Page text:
But something I hadn't thought of (which Vermes has) was the fact that Herod, an admittedly horrible and violent king who did some pretty dire stuff (though the massacre of the infants is not in the history books as you might expect it to be) just trusted the Magi to come back to him to tell him where Jesus was. He didn't use his own soldiers or police force or even have the Kings followed so that he could get his murders in quickly and more accurately. Maybe he just wanted an excuse to kill loads of babies, but you'd think he would be better informed. Especially given that the stable or cave or shed (depending on the Gospel and the translation - in fact it's only presumed to be a stable because there is a manger in there in one version) not only had a star hovering directly above it but also once Jesus was born a host of angels in the sky too. You'd think that might have attracted some attention from the people who wouldn't take too kindly to Jesus. Or at least get a mention in the history books. Just think of the star. It was one that could not only move along at a slow enough pace to be followed, but was also close enough to the ground in order that it could hang not just above Bethlehem, but one single house. Even if it was a little star it must have created a lot of light and a lot of fuss. And realistically if it was that close to the planet it would surely have burned everyone to death and caused the destruction of the earth. And yet even if it was just a tiny light in the sky, like the light on a helicopter, would that not have freaked the fuck out of people and also made it pretty easy for Herod's men to work out where the Magi were heading and get in there first and smother the baby Jesu with his own swaddling bands?
It's of course a lovely fairy story for kids and has loads of elements that would appeal to a guileless child, presents, moving stars, animals, angels but clearly none of if happened. If you're an adult and you believe it did then you really have to take a good hard look at yourself. And the book that it's all in.
The Christian religion was created by the people who wrote this book, not by Jesus and a minimal amount of study shows the way that the story has been spun and changed and the real Jesus and his beliefs have been obfuscated. Maybe many Christians don't believe in the literal truth of the Nativity. But I would go as far as saying that there is nothing factual in there at all and it's pretty easy to chip away at the things that are asserted as such. Vermes makes a good case for the whole ridiculous star business being a creation to fulfill another prophesy of the time. If you understand the context of when and where these stories were written and what the people writing them were trying to achieve (to prove it was their potential god and not all the others that was the real one) you can see the whole thing falls apart pretty fast.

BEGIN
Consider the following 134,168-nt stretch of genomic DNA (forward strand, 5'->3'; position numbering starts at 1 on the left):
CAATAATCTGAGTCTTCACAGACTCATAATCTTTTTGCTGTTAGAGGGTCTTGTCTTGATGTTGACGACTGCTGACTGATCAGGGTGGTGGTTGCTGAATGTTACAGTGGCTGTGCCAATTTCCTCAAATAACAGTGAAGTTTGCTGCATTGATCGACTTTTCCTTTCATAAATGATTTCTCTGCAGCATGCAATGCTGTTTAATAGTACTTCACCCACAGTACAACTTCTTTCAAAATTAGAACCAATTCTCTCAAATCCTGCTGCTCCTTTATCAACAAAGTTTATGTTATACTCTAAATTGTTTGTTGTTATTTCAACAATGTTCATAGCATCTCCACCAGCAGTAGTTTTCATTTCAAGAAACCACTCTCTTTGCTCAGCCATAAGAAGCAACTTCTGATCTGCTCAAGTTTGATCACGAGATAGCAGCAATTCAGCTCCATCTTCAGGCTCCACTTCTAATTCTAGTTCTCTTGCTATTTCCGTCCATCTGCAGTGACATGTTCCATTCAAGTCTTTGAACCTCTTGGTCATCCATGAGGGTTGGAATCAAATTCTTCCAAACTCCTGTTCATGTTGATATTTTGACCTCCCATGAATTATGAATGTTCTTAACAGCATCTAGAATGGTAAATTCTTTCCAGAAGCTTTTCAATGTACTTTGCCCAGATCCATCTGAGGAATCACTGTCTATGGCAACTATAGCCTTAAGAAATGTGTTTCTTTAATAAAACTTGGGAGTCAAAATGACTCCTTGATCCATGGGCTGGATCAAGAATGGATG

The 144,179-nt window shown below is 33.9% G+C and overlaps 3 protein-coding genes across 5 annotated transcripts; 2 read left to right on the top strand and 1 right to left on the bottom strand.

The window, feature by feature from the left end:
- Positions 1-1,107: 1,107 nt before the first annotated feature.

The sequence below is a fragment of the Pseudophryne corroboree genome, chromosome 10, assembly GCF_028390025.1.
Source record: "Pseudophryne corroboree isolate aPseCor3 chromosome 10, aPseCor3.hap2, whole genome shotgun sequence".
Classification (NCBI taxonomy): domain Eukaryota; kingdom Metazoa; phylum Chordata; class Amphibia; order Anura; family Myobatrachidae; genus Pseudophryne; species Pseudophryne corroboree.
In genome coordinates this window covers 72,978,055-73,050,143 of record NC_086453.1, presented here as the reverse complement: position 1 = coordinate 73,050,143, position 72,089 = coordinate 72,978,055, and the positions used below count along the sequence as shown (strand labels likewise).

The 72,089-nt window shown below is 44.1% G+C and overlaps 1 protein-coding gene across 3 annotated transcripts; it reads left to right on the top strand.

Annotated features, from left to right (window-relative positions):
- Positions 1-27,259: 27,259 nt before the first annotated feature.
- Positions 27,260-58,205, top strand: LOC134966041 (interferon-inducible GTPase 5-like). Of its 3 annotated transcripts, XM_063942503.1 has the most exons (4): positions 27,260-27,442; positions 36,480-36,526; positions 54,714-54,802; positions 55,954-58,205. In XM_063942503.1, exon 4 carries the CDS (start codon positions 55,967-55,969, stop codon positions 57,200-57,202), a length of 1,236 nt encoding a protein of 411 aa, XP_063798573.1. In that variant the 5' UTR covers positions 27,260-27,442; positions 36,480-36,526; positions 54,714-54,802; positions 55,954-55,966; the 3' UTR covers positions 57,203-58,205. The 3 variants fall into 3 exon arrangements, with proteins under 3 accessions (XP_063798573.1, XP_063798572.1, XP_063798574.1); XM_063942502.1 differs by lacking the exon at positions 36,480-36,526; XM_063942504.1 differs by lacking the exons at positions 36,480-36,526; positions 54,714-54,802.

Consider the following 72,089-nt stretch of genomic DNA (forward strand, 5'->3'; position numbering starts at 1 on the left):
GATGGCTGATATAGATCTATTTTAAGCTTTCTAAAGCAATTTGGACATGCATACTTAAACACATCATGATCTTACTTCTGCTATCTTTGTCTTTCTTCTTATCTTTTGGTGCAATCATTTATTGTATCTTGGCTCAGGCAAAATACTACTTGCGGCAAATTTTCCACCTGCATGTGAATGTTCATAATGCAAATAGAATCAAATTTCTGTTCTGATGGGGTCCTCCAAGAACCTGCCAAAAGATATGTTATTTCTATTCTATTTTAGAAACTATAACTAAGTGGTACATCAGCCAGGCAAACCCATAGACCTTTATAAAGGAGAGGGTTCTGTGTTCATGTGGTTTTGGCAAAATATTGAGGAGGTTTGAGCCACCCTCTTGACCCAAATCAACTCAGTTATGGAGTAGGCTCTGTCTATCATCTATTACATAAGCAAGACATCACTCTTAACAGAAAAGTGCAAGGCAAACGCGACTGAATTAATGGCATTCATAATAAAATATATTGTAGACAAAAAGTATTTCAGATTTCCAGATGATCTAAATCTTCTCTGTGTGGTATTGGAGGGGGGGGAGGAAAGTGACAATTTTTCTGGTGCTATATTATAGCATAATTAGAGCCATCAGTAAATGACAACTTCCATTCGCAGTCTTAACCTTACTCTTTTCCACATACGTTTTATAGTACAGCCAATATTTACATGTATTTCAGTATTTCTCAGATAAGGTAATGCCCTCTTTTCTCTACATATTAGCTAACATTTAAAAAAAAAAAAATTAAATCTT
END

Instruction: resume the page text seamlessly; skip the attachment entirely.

You can of course believe in Jesus being a God without any of this, but what are you basing that on? A feeling in your stomach? The fact that your mum and dad believed it too? The book where this stuff all originates is not reliable enough, I would say, to make it the basis of your life. And if I were you, my Christian reader, I would really want to try and discover who Jesus really was before I devoted my life to him. I have a feeling he might have been a more interesting and exciting character than the New Testament would have us believe. Probably more revolutionary and iconoclastic, but I would only really be guessing. Perhaps a more educated guess than anyone who wants the Bible to all be true in spite of the fact that it can't agree with itself from one sentence to the next.
If you want to believe in a human who was hailed as a God from this period then you should go for Augustus, who at least was pretty funny and said of Herod (who murdered three of his sons as well as many other family members and was of course Jewish and thus did not eat pork) "I'd rather be Herod's pig than Herod's son."
But no one thinks Augustus was really a god any more. That was just a ruse to get people to follow him and invest in him and venerate him.... But Jesus was a real god. Not like all those other people.
Yet the biggest dichotomy of all is that if Jesus was the Messiah who the Old Testament predicted would be the saviour of his people then he didn't do a very good job at that. His people don't even think he was their Messiah. So that would seem to make all Matthew's claims that he fulfilled the Old Testament prophecies a little bit redundant in hindsight. All that effort to make out that he was born in Bethlehem and then the rest of the Jews don't even go along with it.
Not sure that any of this will be any use for the show, but it's fun to be back at the coal face and researching a new show. And I have a feeling that this time round Christ on a Bike is going to be quite different than the last time. Though I did have a listen to the begat section on YouTube this afternoon and it's going to be hard to to beat that.
But not as hard as it's going to be to relearn it.
Collings and Herrin Edinburgh podcast tickets are now on sale
. Only Â£5. Only 10 shows so book early.
Christ on a Bike tickets also available here
As It Occurs To Me are here